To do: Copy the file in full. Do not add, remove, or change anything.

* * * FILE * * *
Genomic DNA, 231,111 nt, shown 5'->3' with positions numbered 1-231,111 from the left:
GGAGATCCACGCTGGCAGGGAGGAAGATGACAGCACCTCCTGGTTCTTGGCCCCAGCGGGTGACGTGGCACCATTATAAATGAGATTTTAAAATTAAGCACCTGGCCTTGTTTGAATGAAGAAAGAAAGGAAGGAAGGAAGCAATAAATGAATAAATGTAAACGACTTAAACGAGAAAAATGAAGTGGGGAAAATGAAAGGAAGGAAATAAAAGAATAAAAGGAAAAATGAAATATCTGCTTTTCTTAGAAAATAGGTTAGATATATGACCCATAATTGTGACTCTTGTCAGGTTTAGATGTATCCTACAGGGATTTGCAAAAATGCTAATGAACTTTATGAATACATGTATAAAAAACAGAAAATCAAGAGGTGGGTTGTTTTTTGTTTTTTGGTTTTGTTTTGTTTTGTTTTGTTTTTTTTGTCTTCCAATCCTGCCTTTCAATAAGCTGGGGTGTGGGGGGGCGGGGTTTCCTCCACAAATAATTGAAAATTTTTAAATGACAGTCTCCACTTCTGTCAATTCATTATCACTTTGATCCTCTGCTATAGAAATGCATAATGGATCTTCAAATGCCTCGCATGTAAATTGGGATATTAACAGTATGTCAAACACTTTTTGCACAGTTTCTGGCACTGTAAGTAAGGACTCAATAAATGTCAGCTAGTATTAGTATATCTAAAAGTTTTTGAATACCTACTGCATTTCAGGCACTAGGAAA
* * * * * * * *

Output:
Genomic DNA, 231,111 nt, shown 5'->3' with positions numbered 1-231,111 from the left:
GGAGATCCACGCTGGCAGGGAGGAAGATGACAGCACCTCCTGGTTCTTGGCCCCAGCGGGTGACGTGGCACCATTATAAATGAGATTTTAAAATTAAGCACCTGGCCTTGTTTGAATGAAGAAAGAAAGGAAGGAAGGAAGCAATAAATGAATAAATGTAAACGACTTAAACGAGAAAAATGAAGTGGGGAAAATGAAAGGAAGGAAATAAAAGAATAAAAGGAAAAATGAAATATCTGCTTTTCTTAGAAAATAGGTTAGATATATGACCCATAATTGTGACTCTTGTCAGGTTTAGATGTATCCTACAGGGATTTGCAAAAATGCTAATGAACTTTATGAATACATGTATAAAAAACAGAAAATCAAGAGGTGGGTTGTTTTTTGTTTTTTGGTTTTGTTTTGTTTTGTTTTGTTTTTTTTGTCTTCCAATCCTGCCTTTCAATAAGCTGGGGTGTGGGGGGGCGGGGTTTCCTCCACAAATAATTGAAAATTTTTAAATGACAGTCTCCACTTCTGTCAATTCATTATCACTTTGATCCTCTGCTATAGAAATGCATAATGGATCTTCAAATGCCTCGCATGTAAATTGGGATATTAACAGTATGTCAAACACTTTTTGCACAGTTTCTGGCACTGTAAGTAAGGACTCAATAAATGTCAGCTAGTATTAGTATATCTAAAAGTTTTTGAATACCTACTGCATTTCAGGCACTAGGAAA